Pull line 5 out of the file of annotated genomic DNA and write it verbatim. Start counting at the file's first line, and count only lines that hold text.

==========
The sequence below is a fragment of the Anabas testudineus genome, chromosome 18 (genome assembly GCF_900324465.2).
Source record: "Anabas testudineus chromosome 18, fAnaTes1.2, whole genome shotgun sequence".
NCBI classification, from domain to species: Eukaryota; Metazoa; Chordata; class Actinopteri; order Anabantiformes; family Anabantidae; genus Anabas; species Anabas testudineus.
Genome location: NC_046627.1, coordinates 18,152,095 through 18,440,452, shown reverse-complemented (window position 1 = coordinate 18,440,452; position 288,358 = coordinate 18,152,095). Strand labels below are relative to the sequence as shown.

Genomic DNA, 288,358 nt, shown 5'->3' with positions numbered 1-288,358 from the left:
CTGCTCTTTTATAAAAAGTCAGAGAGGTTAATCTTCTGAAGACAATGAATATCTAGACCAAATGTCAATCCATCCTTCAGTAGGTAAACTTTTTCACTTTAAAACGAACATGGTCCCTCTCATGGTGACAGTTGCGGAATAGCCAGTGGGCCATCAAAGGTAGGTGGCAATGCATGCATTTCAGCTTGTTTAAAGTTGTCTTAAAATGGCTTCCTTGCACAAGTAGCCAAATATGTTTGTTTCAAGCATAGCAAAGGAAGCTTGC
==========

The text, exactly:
Genomic DNA, 288,358 nt, shown 5'->3' with positions numbered 1-288,358 from the left: